Dr. Larry Chiaramonte and Dr. Paul Ehrlich
(The FDA is counting down to the end of the year when Primatene is to be pulled from the market because of the propellant, chlorofluorocarbons, or CFCs, used, which are deemed harmful to the ozone layer. We were reminded on this when a notice came up on one of the many news feeds we follow, so we thought that we would share material on this “trailing edge medicine” from our book, Asthma Allergies Children: a parent’s guide.)
Who hasn’t heard of Primatene? This is the oldest asthma inhaler. It has been advertised on television and the radio for decades, and it is currently a prominent sponsor of after-midnight programming, complete with celebrity endorsers. But do these athletes actually use the stuff, assuming they have asthma? Not if their team physicians have anything to do with it, because the active ingredients don’t just affect the lungs, they stimulate the heart. They have both beta-2, which works on the lungs, and beta-1, which works on the heart, whereas the most common rescue inhaler we use, albuterol, is specific for the lungs. As urban pediatric allergists, this specific form of self-medication worries us a great deal.
The primacy of Primatene in a poor neighborhood should surprise no one. If an upper-middle class person walks through a poor neighborhood, they will see things that have long since disappeared from their own environs: Billboards that advertise menthol cigarettes, malt liquor, and brandy are regular sights. Quick fixes to get people over life’s big problems.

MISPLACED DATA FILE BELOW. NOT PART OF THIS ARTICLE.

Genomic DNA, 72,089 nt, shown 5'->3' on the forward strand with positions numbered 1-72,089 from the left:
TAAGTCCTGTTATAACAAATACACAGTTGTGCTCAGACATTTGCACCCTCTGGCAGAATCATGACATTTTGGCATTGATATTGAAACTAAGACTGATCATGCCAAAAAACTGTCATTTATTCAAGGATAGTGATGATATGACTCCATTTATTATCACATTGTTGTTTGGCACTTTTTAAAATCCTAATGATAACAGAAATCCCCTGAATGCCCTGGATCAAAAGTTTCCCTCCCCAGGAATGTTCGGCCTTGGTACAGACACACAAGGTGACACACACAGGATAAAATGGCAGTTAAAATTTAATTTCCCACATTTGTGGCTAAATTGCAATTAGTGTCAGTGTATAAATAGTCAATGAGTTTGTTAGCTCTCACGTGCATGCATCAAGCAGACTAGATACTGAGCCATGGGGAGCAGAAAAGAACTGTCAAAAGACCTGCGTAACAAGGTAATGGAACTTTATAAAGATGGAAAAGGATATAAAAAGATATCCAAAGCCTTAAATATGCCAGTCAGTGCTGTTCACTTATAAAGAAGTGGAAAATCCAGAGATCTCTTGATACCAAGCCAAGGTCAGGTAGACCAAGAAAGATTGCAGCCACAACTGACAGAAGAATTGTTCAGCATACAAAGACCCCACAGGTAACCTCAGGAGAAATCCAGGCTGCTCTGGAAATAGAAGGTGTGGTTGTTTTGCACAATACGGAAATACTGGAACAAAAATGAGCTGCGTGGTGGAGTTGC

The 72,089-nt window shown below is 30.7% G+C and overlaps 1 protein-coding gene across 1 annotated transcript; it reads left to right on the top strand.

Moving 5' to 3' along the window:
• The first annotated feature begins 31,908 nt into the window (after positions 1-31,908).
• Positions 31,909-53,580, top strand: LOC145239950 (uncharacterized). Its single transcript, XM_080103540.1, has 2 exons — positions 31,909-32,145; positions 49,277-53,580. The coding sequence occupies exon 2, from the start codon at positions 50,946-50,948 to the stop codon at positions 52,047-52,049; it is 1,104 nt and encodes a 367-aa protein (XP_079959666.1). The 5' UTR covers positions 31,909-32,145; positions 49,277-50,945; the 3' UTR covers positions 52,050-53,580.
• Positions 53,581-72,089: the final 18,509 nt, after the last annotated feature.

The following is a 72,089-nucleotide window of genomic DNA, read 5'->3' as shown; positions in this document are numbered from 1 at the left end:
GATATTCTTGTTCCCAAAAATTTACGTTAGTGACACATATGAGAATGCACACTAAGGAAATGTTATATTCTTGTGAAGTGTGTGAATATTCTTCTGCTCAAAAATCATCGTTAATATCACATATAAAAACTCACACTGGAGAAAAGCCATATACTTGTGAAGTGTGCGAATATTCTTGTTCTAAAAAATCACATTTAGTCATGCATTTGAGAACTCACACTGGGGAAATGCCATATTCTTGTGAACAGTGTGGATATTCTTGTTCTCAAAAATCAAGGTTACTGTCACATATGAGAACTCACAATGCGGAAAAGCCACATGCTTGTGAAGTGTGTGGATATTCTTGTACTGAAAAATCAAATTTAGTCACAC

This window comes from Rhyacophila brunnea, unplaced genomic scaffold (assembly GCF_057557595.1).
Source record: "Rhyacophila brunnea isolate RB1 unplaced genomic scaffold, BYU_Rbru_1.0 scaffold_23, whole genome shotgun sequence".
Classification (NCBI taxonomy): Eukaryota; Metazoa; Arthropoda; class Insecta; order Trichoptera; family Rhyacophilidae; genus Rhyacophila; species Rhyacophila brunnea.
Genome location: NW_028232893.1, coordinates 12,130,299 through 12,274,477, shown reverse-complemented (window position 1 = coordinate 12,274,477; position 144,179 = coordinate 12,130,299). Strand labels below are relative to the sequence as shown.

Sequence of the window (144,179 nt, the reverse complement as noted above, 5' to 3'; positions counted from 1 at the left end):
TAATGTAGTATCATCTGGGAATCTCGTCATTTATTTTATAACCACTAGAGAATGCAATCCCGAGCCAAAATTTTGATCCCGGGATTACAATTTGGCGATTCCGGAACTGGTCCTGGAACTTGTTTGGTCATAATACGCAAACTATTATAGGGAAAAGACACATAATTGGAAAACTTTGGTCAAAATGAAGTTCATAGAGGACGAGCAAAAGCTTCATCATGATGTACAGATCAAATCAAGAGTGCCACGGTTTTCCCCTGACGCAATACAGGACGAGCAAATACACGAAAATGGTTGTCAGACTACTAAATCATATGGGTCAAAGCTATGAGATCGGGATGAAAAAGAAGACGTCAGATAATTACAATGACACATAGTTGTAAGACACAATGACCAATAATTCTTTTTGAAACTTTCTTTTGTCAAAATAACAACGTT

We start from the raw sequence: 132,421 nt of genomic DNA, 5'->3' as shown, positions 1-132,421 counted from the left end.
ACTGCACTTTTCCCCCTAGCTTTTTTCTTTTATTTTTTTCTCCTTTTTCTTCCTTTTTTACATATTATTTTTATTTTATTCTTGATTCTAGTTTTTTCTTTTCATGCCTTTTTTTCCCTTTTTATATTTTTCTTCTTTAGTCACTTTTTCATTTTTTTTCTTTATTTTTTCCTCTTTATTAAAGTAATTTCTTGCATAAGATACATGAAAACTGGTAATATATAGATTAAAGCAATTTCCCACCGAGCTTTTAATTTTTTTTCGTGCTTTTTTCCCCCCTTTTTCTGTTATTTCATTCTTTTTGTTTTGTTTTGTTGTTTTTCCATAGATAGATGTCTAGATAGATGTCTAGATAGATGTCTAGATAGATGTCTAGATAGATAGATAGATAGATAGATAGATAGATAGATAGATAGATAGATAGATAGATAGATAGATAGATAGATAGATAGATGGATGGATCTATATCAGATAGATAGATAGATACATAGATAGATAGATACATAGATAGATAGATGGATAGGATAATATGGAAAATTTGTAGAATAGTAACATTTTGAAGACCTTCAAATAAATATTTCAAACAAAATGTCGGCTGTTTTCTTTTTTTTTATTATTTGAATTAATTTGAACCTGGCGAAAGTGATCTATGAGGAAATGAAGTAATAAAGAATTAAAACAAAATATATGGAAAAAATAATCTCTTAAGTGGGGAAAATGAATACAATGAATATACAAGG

The same is true with some trailing-edge medications—medications whose limitations are well known but are so cheap to produce that it’s still worth it to the manufacturers to keep them on the market.
A few years ago, I was consulting with a group in Hunts Point in the Bronx, a poor, substantially Puerto Rican neighborhood in what we call a high-asthma corridor. I walked past a playground and saw a number of small children playing with Primatene inhalers.
I asked our program coordinator if he knew why this was. He answered, “Doctor, it’s because it’s the easiest and cheapest way for their parents to deal with their asthma. They give them the inhaler and send them to school so they can go to work.” — Dr. Ehrlich
(Note: The disappearance of Primatene from the market begs the question: what will working poor families do now to help their children function so they can go to work? We urge everyone to support more asthma education and compliance programs.)